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As fiscal stimulus starts to fade in the US and Europe, we see increased risks to growth. Investors should look to moderate their risk exposures.
After a decade of economic expansion, long-term analysis suggests we are reaching a point where US growth – and by derivation global growth – starts to plateau, before declining.
Both the US and Europe are withdrawing accommodative monetary policies that have propped up their financial markets since the 2008 financial crisis. The question for investors is what to expect next?
Economic data is still holding up reasonably well. US employment growth is healthy and oil prices relatively subdued – boosting real incomes and brightening the outlook for consumers.
However, it is chiefly because of loose fiscal policy that the US has led developed market expansion. As this stimulus fades through 2019, we can expect growth to slow.
As such, the US Federal Reserve faces a challenging balancing act, mindful of making a policy mistake that could bring the curtain down on this prolonged expansion cycle.
Despite a bounce in equity markets this year, we see increased risks to growth. The Eurozone engine is spluttering, with Brexit at a crunch stage. While China is adding targeted fiscal and monetary stimuli, that’s in the context of an economy transitioning to slower growth.
Add in the prospect that geopolitical instability, trade protectionism and populist politics could further disrupt markets in 2019, and we foresee considerable potential for financial market weakness.
It’s why we think investors should look to moderate their risk exposures. They can no longer rely on traditional equity and bond markets to deliver the kind of returns they have in the past.
Most developed markets are suffering from weakening demographics, heavy debt burdens and rising protectionism. Stocks appear overpriced relative to their earnings prospects, while developed market bond yields remain low and offer scant protection in the event that inflation picks up and triggers an acceleration in rate hikes.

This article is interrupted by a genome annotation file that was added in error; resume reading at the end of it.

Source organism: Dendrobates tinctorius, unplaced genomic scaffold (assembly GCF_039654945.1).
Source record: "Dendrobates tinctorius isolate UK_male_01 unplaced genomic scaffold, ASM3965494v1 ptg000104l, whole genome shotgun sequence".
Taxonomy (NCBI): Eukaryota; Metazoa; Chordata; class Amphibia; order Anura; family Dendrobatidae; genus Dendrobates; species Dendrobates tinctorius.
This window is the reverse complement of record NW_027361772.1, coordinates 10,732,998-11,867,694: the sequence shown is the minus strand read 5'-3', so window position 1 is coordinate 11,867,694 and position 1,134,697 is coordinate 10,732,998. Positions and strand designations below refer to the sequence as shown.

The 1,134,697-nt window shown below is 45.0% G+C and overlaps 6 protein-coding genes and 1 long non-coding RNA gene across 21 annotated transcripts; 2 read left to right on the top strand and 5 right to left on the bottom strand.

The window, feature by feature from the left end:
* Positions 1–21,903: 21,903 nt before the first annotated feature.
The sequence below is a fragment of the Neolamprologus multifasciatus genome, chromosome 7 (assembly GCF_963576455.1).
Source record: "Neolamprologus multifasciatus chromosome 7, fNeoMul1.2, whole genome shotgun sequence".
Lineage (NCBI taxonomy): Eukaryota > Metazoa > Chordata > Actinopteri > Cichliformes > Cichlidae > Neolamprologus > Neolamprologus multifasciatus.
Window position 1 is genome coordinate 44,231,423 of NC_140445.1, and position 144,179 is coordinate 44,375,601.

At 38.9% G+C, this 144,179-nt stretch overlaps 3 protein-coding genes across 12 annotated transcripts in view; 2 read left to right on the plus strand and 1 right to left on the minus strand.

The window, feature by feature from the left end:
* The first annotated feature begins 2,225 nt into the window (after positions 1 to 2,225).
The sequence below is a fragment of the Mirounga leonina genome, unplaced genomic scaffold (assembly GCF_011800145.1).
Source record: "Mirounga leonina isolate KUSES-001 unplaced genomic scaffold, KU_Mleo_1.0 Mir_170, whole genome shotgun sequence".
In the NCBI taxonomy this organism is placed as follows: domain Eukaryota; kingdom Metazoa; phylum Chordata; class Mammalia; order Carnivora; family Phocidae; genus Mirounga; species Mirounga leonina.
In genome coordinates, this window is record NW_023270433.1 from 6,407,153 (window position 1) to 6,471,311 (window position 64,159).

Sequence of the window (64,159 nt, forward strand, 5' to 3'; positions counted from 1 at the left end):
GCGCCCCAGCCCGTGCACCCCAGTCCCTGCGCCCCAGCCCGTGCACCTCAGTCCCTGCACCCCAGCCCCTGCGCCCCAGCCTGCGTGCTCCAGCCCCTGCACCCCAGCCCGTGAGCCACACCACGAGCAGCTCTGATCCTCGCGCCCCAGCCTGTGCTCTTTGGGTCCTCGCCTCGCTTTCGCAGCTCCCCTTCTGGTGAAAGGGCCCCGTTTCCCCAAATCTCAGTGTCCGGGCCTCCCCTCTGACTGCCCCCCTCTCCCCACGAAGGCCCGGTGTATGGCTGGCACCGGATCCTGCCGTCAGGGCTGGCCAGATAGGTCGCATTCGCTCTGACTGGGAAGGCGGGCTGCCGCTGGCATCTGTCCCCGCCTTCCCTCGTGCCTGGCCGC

Diversification is a good way to moderate risks without necessarily sacrificing returns. Multi-asset funds allow investors to diversify while keeping things in a single portfolio.
Many funds claim to be diversified. But look closely and you’ll find most offer only a basic mix of equities, bonds and cash. That risks leaving investors exposed in a world where expected equity and bond returns are lower and perhaps more closely correlated.
We believe the best starting point is genuine diversification. The real value of multi-asset investing is being able to combine a range of asset classes with attractive return prospects but different return drivers in order to achieve consistent returns and reduce downside risk.
Of course, identifying which assets offer good long-term potential at acceptable levels of risk takes experience, good judgment and extensive resources.
We recommend that investors choose a manager able to make broader use of asset classes to meet their investment goals and withstand external shocks. In our view this means investing across developed and emerging markets, traditional and higher yielding fixed income and a range of alternative investments.
Among larger, liquid asset classes we favour emerging market local currency bonds on account of the relatively high nominal and real yields on offer. Currency valuations are inexpensive and underlying fundamentals sound – given the healthy medium-term growth prospects of emerging economies.
This asset class has the potential to perform independently of equities, as it did in the equity market falls of 2008 and 2018.
We would also point to the potential of alternative assets with limited correlation to the economic cycle. What drives their revenues is different to what drives traditional equities and bonds, enabling them to provide a recurring income stream that should remain largely unaffected by market turbulence.
Historically such alternative assets have been illiquid, meaning they can be difficult to buy and sell at short notice. However, over the past decade they have become more readily available through listed investment companies that are tradeable on exchange.
These are public companies run by a board of directors who are answerable to the shareholders. The company issues shares and invests the proceeds in alternative assets which they hold in a fund.
This gives the trusts a semi-permanent capital structure that enables them to allocate to alternatives that would otherwise be inaccessible in a regulated vehicle. Such investment companies have opened up a new universe of opportunities for non-professional investors wanting genuine diversification without illiquidity. This includes asset classes such as renewable infrastructure, social infrastructure, property, aircraft leasing, litigation finance and healthcare royalties.
So we would advise investors to diversify their investments to make their portfolios more able to ride out volatility. That, after all, is something we expect to see more of as we look ahead.